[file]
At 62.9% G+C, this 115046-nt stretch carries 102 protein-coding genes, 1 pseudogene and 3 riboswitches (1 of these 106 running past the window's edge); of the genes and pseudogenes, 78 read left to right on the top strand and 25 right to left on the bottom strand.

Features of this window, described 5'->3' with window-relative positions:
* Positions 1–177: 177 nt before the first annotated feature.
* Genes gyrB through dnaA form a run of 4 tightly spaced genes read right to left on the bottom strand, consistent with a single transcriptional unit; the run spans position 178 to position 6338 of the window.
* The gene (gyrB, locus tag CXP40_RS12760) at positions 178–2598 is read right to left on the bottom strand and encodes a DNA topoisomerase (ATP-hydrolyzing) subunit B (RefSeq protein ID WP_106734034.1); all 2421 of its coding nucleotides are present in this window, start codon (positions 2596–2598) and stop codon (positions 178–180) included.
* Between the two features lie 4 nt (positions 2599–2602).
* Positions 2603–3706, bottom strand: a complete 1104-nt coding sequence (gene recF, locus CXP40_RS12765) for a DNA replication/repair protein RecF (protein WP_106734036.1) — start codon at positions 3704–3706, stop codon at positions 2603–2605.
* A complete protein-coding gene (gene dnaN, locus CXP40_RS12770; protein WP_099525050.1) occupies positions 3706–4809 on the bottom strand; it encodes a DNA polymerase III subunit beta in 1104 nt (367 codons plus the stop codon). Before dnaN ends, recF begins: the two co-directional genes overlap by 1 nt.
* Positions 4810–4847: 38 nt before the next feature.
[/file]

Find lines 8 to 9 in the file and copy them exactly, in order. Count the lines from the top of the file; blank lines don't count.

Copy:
* A complete protein-coding gene (gene dnaN, locus CXP40_RS12770; protein WP_099525050.1) occupies positions 3706–4809 on the bottom strand; it encodes a DNA polymerase III subunit beta in 1104 nt (367 codons plus the stop codon). Before dnaN ends, recF begins: the two co-directional genes overlap by 1 nt.
* Positions 4810–4847: 38 nt before the next feature.